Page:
Source: PC Games
Sure, there are also much better Harry Potter licensed games, for example the Lego variants of the movies. What is impressive about all the video game adaptations to the story of the wizard is the sheer variety of genres and styles that are covered. From the third-person shooter (The Deathly Hallows) to the puzzle game (The Philosopher's Stone on the Game Boy Advance), to Zelda-like action adventures (The Chamber of Secrets on the PC), a Quidditch spin-off for the pc to a skill game for Xbox Kinect (aptly named Harry Potter for Kinect), there is a Harry Potter game for pretty much every niche. Most recently, fans of the universe saw the mixed Mobile game Harry Potter: Hogwarts Mystery let go.
Despite bad average ratings, it has existed successfully for three years, which is also due to the unbroken love of the so-called Potterheads for the world devised by J.K. Rowling. It is true that the story of Harry is told to the end with the Film series on Fantastic Beasts But the Potterversum lives on (by the way, there are already two games for the film series). As a Switch owner and Potter fan, it's hard to take that Hogwarts Legacy will not appear for the Nintendo console (at least according to the current information status). The huge open-world role-playing game takes you to Hogwarts in the 19th century – how exciting! As a substitute for this, the little Game Boy Color role-playing game The Philosopher's Stone can of course not keep up. But maybe you feel like a little nostalgia?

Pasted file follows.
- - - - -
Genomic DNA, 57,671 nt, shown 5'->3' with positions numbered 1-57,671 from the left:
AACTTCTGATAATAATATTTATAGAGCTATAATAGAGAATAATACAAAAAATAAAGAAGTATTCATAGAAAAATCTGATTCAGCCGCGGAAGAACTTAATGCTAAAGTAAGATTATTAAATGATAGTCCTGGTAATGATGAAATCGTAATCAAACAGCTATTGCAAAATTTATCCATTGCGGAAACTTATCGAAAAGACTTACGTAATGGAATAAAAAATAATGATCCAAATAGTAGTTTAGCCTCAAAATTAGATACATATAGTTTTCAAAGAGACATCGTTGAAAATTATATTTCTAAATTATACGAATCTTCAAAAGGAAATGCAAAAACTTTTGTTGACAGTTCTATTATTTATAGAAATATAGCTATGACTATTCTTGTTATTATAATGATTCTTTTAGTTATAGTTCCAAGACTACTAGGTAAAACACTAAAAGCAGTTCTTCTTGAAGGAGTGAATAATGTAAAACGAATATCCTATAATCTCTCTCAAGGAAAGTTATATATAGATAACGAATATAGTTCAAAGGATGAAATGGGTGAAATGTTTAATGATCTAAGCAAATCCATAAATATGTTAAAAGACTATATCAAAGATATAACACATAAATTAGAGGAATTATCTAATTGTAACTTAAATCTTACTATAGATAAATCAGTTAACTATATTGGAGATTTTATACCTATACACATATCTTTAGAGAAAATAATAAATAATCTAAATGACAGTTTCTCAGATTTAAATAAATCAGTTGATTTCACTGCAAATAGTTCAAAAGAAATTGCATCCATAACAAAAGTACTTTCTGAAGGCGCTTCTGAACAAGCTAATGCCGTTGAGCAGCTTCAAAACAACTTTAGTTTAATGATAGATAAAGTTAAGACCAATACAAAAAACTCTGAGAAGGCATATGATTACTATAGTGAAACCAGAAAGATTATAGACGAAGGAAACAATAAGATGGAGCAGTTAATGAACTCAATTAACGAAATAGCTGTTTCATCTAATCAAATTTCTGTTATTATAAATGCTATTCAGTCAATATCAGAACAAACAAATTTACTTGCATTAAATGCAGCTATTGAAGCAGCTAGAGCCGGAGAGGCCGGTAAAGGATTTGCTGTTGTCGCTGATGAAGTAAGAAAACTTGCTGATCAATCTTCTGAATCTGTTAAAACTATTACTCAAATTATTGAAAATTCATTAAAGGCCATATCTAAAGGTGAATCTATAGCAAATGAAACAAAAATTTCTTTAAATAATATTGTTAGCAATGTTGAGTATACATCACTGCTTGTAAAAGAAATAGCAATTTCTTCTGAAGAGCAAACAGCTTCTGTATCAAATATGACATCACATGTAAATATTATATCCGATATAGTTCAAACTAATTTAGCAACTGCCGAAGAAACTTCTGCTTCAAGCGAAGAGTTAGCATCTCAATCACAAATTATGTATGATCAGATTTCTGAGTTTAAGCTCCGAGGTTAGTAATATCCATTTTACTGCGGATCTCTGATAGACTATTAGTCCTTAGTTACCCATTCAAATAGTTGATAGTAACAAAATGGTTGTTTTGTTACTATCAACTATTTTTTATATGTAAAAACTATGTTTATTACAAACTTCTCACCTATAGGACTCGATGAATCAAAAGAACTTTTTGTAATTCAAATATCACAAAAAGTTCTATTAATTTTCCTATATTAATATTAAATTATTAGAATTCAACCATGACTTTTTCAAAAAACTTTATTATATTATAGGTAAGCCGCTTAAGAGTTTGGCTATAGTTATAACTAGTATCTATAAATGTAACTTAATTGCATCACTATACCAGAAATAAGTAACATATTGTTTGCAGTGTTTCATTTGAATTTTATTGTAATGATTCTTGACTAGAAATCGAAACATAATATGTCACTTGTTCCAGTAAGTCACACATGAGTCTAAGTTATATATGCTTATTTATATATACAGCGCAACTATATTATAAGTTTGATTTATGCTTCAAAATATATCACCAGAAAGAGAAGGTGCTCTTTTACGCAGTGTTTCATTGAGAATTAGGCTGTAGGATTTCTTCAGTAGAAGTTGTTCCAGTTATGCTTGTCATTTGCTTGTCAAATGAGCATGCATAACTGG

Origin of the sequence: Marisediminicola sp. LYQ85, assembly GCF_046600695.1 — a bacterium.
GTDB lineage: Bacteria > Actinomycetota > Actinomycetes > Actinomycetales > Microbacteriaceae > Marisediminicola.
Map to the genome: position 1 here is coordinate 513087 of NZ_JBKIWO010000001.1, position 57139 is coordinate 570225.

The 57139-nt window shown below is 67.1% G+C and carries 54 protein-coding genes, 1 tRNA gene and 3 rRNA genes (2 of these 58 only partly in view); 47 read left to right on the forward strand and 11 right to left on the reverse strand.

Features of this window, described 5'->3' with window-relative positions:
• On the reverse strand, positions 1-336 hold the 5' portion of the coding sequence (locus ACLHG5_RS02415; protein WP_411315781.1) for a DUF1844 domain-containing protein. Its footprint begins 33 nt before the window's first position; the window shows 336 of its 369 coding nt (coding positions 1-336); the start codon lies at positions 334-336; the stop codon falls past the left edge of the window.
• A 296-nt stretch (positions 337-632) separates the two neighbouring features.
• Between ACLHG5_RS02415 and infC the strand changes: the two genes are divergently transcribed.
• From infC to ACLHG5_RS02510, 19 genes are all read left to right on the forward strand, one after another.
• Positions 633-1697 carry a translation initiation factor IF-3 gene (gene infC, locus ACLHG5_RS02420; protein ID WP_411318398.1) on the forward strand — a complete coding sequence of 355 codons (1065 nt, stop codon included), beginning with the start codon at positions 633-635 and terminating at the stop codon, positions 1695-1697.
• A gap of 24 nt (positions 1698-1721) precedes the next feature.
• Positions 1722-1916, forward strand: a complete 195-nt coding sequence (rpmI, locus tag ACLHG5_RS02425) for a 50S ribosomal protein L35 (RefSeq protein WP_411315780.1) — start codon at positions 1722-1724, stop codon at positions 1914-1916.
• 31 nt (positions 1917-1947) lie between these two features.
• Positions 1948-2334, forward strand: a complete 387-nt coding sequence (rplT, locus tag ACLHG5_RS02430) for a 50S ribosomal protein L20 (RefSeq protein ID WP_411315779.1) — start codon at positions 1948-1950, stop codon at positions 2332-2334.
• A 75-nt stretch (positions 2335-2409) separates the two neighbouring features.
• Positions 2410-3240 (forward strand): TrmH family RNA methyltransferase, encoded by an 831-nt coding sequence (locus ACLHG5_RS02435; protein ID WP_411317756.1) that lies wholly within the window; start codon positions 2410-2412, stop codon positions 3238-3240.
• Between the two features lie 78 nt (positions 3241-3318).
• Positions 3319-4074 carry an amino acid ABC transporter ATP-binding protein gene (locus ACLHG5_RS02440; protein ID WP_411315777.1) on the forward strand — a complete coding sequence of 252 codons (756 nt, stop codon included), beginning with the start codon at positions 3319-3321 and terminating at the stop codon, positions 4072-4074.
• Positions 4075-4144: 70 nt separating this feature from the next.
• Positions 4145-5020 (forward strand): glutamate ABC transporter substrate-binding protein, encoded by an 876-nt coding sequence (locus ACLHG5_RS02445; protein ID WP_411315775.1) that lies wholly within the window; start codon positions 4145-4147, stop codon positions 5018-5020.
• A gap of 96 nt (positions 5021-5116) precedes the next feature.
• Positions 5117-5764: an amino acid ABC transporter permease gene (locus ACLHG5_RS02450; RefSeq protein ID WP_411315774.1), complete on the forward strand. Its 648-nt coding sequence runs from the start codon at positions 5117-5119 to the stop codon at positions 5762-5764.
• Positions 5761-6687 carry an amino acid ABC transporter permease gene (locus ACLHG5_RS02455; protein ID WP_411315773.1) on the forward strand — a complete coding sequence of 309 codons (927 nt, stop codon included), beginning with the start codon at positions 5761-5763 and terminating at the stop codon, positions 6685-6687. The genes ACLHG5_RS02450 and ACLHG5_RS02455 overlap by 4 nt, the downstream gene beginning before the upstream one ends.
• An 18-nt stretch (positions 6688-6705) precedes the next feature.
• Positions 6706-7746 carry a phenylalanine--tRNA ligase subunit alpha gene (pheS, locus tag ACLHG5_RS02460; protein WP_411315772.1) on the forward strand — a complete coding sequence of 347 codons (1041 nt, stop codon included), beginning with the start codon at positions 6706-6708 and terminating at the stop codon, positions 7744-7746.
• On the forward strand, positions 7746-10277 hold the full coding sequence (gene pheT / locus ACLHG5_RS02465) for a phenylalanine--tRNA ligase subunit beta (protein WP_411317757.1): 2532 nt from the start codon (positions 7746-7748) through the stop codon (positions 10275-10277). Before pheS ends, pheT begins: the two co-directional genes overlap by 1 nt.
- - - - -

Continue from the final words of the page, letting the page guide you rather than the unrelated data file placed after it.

Put the pink nostalgia glasses down: I remembered the game better!
When I was playing Harry Potter and the Philosopher's Stone again for this article, it quickly occurred to me that I don't have positive memories of the adventure. I just pushed the rest away! Okay, it's not enough for the “You must have played this insider tip” status, but that was an interesting experience. Otherwise we usually only have the real delicacies in the retro area. Well, from a distance some things look better than they are. But that doesn't mean that I didn't have fun with the GBC version. I'm not as much a fanatic as my colleague Paula for a long time, but I like the novels, so I like to see an interpretation of the material outside of the established film implementation (on which many other Potter games are based).